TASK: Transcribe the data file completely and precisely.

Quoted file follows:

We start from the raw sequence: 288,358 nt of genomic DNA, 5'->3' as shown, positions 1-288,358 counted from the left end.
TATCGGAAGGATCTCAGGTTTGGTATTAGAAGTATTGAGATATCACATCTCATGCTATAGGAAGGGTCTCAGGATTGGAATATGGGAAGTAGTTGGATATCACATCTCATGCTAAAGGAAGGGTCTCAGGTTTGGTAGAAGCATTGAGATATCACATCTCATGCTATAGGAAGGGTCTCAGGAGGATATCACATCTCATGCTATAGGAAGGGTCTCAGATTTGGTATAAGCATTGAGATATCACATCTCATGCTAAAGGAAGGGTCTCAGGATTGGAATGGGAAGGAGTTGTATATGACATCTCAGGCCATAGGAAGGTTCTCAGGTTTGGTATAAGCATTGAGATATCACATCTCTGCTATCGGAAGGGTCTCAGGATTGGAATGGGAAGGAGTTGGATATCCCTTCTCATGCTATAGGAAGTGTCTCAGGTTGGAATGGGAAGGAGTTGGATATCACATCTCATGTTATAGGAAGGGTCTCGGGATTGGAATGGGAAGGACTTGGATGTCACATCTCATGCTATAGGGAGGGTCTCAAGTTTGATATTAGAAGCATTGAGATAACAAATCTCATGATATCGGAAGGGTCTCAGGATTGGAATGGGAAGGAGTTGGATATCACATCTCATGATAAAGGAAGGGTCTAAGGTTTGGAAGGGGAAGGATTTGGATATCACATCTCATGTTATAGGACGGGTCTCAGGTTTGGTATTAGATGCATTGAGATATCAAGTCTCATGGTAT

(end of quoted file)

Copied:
We start from the raw sequence: 288,358 nt of genomic DNA, 5'->3' as shown, positions 1-288,358 counted from the left end.
TATCGGAAGGATCTCAGGTTTGGTATTAGAAGTATTGAGATATCACATCTCATGCTATAGGAAGGGTCTCAGGATTGGAATATGGGAAGTAGTTGGATATCACATCTCATGCTAAAGGAAGGGTCTCAGGTTTGGTAGAAGCATTGAGATATCACATCTCATGCTATAGGAAGGGTCTCAGGAGGATATCACATCTCATGCTATAGGAAGGGTCTCAGATTTGGTATAAGCATTGAGATATCACATCTCATGCTAAAGGAAGGGTCTCAGGATTGGAATGGGAAGGAGTTGTATATGACATCTCAGGCCATAGGAAGGTTCTCAGGTTTGGTATAAGCATTGAGATATCACATCTCTGCTATCGGAAGGGTCTCAGGATTGGAATGGGAAGGAGTTGGATATCCCTTCTCATGCTATAGGAAGTGTCTCAGGTTGGAATGGGAAGGAGTTGGATATCACATCTCATGTTATAGGAAGGGTCTCGGGATTGGAATGGGAAGGACTTGGATGTCACATCTCATGCTATAGGGAGGGTCTCAAGTTTGATATTAGAAGCATTGAGATAACAAATCTCATGATATCGGAAGGGTCTCAGGATTGGAATGGGAAGGAGTTGGATATCACATCTCATGATAAAGGAAGGGTCTAAGGTTTGGAAGGGGAAGGATTTGGATATCACATCTCATGTTATAGGACGGGTCTCAGGTTTGGTATTAGATGCATTGAGATATCAAGTCTCATGGTAT